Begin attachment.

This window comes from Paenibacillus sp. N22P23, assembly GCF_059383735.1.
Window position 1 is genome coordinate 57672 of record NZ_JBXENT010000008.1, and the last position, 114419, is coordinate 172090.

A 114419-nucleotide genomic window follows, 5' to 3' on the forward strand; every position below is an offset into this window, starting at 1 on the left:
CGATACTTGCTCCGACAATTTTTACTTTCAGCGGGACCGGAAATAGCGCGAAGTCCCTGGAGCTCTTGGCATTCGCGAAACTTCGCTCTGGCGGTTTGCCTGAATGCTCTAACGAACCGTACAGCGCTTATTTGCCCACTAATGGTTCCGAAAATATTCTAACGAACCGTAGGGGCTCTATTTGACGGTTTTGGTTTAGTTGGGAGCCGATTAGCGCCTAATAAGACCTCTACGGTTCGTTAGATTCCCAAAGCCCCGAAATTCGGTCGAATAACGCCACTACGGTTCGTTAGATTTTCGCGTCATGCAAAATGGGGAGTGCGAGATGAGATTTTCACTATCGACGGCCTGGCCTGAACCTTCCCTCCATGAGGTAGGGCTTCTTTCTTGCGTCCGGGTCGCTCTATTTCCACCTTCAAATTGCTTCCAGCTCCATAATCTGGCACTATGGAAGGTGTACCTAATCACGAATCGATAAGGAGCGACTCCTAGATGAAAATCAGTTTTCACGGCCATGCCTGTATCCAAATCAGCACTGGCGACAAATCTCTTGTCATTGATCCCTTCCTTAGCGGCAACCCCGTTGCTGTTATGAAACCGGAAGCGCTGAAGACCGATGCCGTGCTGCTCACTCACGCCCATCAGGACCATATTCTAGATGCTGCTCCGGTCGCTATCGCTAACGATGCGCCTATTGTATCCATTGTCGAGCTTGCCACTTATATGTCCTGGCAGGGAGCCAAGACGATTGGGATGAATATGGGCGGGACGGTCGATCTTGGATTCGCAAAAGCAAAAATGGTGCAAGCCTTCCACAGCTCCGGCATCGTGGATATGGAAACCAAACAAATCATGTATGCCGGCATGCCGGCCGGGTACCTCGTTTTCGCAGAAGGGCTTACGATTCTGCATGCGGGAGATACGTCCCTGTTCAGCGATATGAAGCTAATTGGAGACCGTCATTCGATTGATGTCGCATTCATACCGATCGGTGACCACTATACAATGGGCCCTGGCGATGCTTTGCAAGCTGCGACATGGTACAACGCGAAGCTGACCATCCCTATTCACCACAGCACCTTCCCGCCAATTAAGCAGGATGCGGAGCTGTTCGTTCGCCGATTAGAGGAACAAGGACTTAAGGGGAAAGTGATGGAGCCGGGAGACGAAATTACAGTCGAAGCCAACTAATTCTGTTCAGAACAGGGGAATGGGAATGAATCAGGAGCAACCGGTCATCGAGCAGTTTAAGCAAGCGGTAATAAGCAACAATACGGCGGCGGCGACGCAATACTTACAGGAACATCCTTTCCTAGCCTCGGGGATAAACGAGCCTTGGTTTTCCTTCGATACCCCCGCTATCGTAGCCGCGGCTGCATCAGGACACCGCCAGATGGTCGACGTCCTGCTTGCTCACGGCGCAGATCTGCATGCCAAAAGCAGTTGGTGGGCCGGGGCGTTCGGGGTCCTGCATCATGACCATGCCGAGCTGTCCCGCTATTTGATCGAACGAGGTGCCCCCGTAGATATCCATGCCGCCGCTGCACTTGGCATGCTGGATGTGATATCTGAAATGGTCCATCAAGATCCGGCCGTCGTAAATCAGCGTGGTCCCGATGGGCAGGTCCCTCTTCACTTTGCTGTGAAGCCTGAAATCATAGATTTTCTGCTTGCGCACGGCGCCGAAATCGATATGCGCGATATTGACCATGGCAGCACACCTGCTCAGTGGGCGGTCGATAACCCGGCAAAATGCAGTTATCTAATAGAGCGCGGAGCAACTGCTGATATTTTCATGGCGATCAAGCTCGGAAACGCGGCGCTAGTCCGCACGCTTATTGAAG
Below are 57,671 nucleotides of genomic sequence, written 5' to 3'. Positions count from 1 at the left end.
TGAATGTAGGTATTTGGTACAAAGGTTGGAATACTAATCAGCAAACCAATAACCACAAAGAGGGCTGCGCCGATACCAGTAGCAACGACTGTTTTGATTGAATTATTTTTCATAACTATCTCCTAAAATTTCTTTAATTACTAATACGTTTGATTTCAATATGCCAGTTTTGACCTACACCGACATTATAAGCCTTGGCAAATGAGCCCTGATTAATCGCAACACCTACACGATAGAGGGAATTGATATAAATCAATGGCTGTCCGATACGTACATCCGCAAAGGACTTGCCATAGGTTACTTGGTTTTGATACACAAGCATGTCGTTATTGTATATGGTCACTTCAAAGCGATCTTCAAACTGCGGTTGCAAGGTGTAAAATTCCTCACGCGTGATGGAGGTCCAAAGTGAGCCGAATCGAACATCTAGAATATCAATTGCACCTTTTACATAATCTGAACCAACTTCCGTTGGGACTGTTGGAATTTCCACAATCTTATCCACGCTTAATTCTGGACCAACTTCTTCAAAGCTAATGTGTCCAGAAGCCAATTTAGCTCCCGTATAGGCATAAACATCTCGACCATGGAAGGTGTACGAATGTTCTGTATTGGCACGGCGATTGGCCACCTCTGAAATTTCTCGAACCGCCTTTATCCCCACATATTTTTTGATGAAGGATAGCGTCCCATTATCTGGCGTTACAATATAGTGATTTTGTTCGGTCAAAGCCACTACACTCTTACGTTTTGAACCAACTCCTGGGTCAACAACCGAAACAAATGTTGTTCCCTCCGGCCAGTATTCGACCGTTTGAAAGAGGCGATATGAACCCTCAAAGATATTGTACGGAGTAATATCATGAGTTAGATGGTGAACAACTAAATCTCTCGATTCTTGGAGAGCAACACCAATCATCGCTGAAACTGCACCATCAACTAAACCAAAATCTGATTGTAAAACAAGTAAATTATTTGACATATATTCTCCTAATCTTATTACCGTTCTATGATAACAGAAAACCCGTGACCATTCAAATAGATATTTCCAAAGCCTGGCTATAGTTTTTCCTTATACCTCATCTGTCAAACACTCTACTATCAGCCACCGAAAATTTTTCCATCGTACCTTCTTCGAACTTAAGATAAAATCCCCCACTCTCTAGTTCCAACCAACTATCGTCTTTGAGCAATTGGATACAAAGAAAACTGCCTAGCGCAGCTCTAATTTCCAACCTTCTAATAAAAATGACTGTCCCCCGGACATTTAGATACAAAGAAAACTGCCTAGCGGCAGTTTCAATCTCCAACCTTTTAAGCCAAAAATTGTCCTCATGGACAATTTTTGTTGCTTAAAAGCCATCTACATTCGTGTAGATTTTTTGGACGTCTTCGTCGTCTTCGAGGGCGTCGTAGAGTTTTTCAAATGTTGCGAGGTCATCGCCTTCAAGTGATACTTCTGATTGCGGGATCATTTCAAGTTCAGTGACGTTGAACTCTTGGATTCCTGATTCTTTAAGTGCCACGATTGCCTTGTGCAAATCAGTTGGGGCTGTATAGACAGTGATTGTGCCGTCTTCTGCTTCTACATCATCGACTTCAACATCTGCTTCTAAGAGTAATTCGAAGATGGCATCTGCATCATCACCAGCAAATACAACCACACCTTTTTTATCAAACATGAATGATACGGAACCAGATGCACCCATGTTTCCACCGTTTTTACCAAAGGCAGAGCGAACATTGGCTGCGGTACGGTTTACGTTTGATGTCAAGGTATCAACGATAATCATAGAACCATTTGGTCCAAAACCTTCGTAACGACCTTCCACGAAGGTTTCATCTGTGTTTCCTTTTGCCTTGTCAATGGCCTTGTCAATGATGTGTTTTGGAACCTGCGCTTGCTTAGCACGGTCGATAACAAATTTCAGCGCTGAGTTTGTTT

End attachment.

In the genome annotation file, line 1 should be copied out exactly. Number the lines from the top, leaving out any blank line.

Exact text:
This window comes from Paenibacillus sp. N22P23, assembly GCF_059383735.1.